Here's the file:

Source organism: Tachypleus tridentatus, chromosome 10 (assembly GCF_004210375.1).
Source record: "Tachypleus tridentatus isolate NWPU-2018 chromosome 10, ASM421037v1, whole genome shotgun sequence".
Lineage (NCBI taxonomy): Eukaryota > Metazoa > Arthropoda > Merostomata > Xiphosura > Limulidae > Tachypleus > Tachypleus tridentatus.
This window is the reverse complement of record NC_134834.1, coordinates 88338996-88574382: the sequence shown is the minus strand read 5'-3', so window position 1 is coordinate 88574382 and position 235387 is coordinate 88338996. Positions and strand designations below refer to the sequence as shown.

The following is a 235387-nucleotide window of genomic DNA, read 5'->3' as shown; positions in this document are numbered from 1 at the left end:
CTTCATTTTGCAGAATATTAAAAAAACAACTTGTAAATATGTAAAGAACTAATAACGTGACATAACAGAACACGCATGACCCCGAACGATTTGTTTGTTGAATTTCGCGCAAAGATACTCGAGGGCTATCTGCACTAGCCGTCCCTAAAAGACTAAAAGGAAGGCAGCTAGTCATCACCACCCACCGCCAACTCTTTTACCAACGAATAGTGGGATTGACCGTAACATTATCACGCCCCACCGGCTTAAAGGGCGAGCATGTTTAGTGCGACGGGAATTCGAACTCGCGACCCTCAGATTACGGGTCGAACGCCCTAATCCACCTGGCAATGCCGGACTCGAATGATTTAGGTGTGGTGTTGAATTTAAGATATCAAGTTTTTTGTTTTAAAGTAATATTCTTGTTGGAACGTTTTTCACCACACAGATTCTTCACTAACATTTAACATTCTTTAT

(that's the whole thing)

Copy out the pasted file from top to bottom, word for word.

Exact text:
Source organism: Tachypleus tridentatus, chromosome 10 (assembly GCF_004210375.1).
Source record: "Tachypleus tridentatus isolate NWPU-2018 chromosome 10, ASM421037v1, whole genome shotgun sequence".
Lineage (NCBI taxonomy): Eukaryota > Metazoa > Arthropoda > Merostomata > Xiphosura > Limulidae > Tachypleus > Tachypleus tridentatus.
This window is the reverse complement of record NC_134834.1, coordinates 88338996-88574382: the sequence shown is the minus strand read 5'-3', so window position 1 is coordinate 88574382 and position 235387 is coordinate 88338996. Positions and strand designations below refer to the sequence as shown.

The following is a 235387-nucleotide window of genomic DNA, read 5'->3' as shown; positions in this document are numbered from 1 at the left end:
CTTCATTTTGCAGAATATTAAAAAAACAACTTGTAAATATGTAAAGAACTAATAACGTGACATAACAGAACACGCATGACCCCGAACGATTTGTTTGTTGAATTTCGCGCAAAGATACTCGAGGGCTATCTGCACTAGCCGTCCCTAAAAGACTAAAAGGAAGGCAGCTAGTCATCACCACCCACCGCCAACTCTTTTACCAACGAATAGTGGGATTGACCGTAACATTATCACGCCCCACCGGCTTAAAGGGCGAGCATGTTTAGTGCGACGGGAATTCGAACTCGCGACCCTCAGATTACGGGTCGAACGCCCTAATCCACCTGGCAATGCCGGACTCGAATGATTTAGGTGTGGTGTTGAATTTAAGATATCAAGTTTTTTGTTTTAAAGTAATATTCTTGTTGGAACGTTTTTCACCACACAGATTCTTCACTAACATTTAACATTCTTTAT